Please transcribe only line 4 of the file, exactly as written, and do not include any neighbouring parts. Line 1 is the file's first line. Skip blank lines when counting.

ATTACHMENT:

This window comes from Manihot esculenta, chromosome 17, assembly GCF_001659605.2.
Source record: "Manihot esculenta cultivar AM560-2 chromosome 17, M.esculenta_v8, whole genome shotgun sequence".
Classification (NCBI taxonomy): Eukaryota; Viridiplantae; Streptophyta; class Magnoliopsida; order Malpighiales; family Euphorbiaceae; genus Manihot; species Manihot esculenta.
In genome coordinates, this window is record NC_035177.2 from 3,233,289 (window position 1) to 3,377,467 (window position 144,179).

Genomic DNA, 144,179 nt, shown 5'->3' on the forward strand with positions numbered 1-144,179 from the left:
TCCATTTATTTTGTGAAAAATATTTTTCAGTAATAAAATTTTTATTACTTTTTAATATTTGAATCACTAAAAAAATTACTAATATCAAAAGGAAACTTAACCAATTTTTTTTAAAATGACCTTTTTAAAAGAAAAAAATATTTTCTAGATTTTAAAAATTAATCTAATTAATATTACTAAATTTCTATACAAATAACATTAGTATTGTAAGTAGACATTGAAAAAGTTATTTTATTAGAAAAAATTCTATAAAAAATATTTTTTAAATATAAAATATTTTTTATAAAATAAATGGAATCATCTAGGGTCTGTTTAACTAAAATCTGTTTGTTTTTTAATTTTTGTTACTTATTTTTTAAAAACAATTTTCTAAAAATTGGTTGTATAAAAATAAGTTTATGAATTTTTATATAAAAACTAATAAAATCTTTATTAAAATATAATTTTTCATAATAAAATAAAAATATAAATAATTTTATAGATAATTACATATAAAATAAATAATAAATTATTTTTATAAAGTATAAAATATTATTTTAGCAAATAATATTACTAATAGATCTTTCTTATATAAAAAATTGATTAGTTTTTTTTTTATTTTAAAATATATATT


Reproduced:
In genome coordinates, this window is record NC_035177.2 from 3,233,289 (window position 1) to 3,377,467 (window position 144,179).